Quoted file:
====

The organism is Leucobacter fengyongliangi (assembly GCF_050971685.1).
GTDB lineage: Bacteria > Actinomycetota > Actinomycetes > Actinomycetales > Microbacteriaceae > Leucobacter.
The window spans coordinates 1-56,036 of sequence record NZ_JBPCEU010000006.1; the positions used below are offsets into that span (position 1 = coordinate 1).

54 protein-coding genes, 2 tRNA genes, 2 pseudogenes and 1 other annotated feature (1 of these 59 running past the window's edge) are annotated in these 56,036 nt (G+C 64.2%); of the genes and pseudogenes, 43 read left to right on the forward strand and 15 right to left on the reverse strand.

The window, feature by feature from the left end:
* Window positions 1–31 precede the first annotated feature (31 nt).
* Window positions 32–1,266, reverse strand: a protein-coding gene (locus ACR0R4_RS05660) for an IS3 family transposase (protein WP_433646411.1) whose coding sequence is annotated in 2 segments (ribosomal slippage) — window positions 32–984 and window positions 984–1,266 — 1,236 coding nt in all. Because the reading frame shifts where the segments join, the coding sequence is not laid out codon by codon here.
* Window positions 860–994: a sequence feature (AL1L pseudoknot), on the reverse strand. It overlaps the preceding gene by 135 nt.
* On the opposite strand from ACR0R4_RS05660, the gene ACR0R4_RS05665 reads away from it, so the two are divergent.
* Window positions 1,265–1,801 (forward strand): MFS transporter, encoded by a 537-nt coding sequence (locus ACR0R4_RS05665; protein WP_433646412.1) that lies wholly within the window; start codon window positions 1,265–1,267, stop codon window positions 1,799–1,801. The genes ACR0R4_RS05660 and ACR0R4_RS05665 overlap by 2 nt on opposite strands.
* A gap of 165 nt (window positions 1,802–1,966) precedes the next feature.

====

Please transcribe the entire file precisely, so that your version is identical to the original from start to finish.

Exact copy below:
The organism is Leucobacter fengyongliangi (assembly GCF_050971685.1).
GTDB lineage: Bacteria > Actinomycetota > Actinomycetes > Actinomycetales > Microbacteriaceae > Leucobacter.
The window spans coordinates 1-56,036 of sequence record NZ_JBPCEU010000006.1; the positions used below are offsets into that span (position 1 = coordinate 1).

54 protein-coding genes, 2 tRNA genes, 2 pseudogenes and 1 other annotated feature (1 of these 59 running past the window's edge) are annotated in these 56,036 nt (G+C 64.2%); of the genes and pseudogenes, 43 read left to right on the forward strand and 15 right to left on the reverse strand.

The window, feature by feature from the left end:
* Window positions 1–31 precede the first annotated feature (31 nt).
* Window positions 32–1,266, reverse strand: a protein-coding gene (locus ACR0R4_RS05660) for an IS3 family transposase (protein WP_433646411.1) whose coding sequence is annotated in 2 segments (ribosomal slippage) — window positions 32–984 and window positions 984–1,266 — 1,236 coding nt in all. Because the reading frame shifts where the segments join, the coding sequence is not laid out codon by codon here.
* Window positions 860–994: a sequence feature (AL1L pseudoknot), on the reverse strand. It overlaps the preceding gene by 135 nt.
* On the opposite strand from ACR0R4_RS05660, the gene ACR0R4_RS05665 reads away from it, so the two are divergent.
* Window positions 1,265–1,801 (forward strand): MFS transporter, encoded by a 537-nt coding sequence (locus ACR0R4_RS05665; protein WP_433646412.1) that lies wholly within the window; start codon window positions 1,265–1,267, stop codon window positions 1,799–1,801. The genes ACR0R4_RS05660 and ACR0R4_RS05665 overlap by 2 nt on opposite strands.
* A gap of 165 nt (window positions 1,802–1,966) precedes the next feature.